# Understanding nomenclature of thermodynamics with gravitational example

Context

From [1]

First law of thermodynamics: By $$\delta Q$$, I denote the quantity of energy added to the system by a heating process; by $$\delta W$$, I denote the quantity of energy lost by the system due to work done by the system on its surroundings; and by $$\mathrm{d}U$$, I denote the change in the internal energy of the system [final minus initial I assume]. For a closed system in thermodynamics, the first law of thermodynamics may be stated as: $$\delta Q = \mathrm{d}U + \delta W.$$

I've often struggled to know to define the system. So here in for pedagogic purposes I'm intending to work out an example. I'd ask the community to find any kinks in my understanding and help me sort them out.

Example By $$m_1$$ and $$M_1$$, I denote two spherical masses, where $$M_1 \gg m_1$$. By $$r_{mM}$$, I denote the distance between the two masses. By $$t_i$$ and $$t_f$$, I denote an initial and final time, respectively. Let $$\left.r_{mM}\right|_{t_f} < \left.r_{mM}\right|_{t_i}$$. Allow that within the time interval from $$t_i$$ to $$t_f$$ that $$\delta Q=0$$.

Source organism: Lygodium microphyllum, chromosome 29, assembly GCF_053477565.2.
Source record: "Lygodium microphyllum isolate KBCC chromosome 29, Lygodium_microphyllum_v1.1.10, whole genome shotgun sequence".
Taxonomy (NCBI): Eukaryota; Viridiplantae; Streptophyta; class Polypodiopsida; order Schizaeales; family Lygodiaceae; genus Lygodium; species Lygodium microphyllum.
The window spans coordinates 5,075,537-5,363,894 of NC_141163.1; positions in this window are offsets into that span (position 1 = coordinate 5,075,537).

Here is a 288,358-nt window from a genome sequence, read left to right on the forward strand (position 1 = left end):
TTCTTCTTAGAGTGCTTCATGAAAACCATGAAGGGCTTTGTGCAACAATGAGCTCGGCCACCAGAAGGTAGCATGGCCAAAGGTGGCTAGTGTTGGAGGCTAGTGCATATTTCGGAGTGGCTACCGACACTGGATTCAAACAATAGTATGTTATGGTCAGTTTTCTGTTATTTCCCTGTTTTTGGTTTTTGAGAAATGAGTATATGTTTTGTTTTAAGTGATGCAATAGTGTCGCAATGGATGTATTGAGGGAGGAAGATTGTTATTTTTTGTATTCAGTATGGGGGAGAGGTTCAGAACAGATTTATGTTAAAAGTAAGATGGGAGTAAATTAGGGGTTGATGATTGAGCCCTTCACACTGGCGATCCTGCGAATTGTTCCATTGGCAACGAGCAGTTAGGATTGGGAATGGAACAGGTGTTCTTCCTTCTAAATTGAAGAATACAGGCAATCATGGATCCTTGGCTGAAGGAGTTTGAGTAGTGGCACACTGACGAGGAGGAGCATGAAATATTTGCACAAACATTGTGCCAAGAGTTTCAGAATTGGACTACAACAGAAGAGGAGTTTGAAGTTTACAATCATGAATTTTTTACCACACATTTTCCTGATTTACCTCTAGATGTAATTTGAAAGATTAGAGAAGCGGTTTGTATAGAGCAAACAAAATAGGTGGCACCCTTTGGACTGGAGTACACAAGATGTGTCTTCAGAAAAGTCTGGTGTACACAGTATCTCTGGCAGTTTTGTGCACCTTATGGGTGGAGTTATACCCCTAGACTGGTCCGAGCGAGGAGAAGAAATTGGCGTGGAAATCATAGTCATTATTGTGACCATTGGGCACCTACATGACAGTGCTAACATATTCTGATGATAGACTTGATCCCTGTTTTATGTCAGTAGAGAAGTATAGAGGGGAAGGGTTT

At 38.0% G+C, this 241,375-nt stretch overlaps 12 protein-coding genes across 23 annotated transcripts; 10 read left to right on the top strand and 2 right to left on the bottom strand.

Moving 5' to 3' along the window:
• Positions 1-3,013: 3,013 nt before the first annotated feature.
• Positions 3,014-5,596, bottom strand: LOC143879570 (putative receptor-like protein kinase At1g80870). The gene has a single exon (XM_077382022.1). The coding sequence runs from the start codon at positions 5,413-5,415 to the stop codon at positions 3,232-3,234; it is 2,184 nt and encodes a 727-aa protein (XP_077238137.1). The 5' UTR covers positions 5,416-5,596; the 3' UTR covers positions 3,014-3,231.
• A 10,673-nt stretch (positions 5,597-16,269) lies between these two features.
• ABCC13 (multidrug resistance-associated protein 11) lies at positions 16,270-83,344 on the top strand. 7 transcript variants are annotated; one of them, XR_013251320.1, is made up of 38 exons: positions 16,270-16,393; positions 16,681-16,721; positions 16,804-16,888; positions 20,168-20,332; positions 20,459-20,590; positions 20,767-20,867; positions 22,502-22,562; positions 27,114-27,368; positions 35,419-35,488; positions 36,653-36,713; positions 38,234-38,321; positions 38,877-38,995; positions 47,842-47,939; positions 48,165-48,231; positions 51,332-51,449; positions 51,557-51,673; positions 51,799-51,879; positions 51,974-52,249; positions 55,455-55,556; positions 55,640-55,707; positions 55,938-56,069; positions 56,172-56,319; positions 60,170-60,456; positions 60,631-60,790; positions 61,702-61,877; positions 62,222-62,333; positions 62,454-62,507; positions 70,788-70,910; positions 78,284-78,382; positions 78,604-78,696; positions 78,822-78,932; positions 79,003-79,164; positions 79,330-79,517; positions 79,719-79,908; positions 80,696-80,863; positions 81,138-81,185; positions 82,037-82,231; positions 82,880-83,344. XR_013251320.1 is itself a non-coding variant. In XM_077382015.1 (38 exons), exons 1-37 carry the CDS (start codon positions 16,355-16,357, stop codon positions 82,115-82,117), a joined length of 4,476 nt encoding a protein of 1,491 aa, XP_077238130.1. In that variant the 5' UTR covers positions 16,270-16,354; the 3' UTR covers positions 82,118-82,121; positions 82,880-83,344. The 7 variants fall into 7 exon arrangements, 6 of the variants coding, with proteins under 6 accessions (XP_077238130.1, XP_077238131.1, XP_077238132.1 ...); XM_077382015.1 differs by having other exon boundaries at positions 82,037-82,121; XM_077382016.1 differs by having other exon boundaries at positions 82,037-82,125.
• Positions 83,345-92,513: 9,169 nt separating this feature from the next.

Questions

(1) Can you clearly identify what the system is?

(2) Can you determine if $$\delta W$$ is greater than or less than 0, and explain how come?

(3) Can you determine if $$dU$$ is greater than or less than 0, and explain how come?

• What are your assessments of the answers so far? – Chet Miller Feb 8 '20 at 15:03
• The system is always what you define it to be. Nothing is inherently "a system". – Bob D Feb 8 '20 at 15:39

## 1 Answer

The more general form of the first law of thermodynamics is appropriate for this problem: $$\Delta (U+KE+PE)=Q-W$$where KE is the organized kinetic energy of the system and PE is its potential energy. For the combined system consisting of the two masses interacting gravitationally, $$\Delta U=Q=W=0$$So the first law reduces, for this system, to $$\Delta (KE+PE)=0$$

• I like your answer. However, can you explain the following? There is a force, for example, acting on the smallest mass. The smallest mass displaces considerably towards the larger mass. The direction of force on the smaller mass and the direction of displacement of the smaller mass are parallel. Work should be positive. Do you agree or disagree? Does this inform your answer in any way? Does your answer need to be expanded at all? – Michael Levy Feb 8 '20 at 16:43
• If the combination of the two masses is your system, then no external work W is done on this system. If you want to apply the first law to each mass individually, that is OK too, but, recognize that, in the first law, W represents non-gravitational work. So, for each mass, using an inertial frame of reference situated at the center of mass of the two-masses system, $\Delta (KE+PE)=0$. And, of course, the sum of the two equations for the two masses is also equal to zero. – Chet Miller Feb 8 '20 at 17:12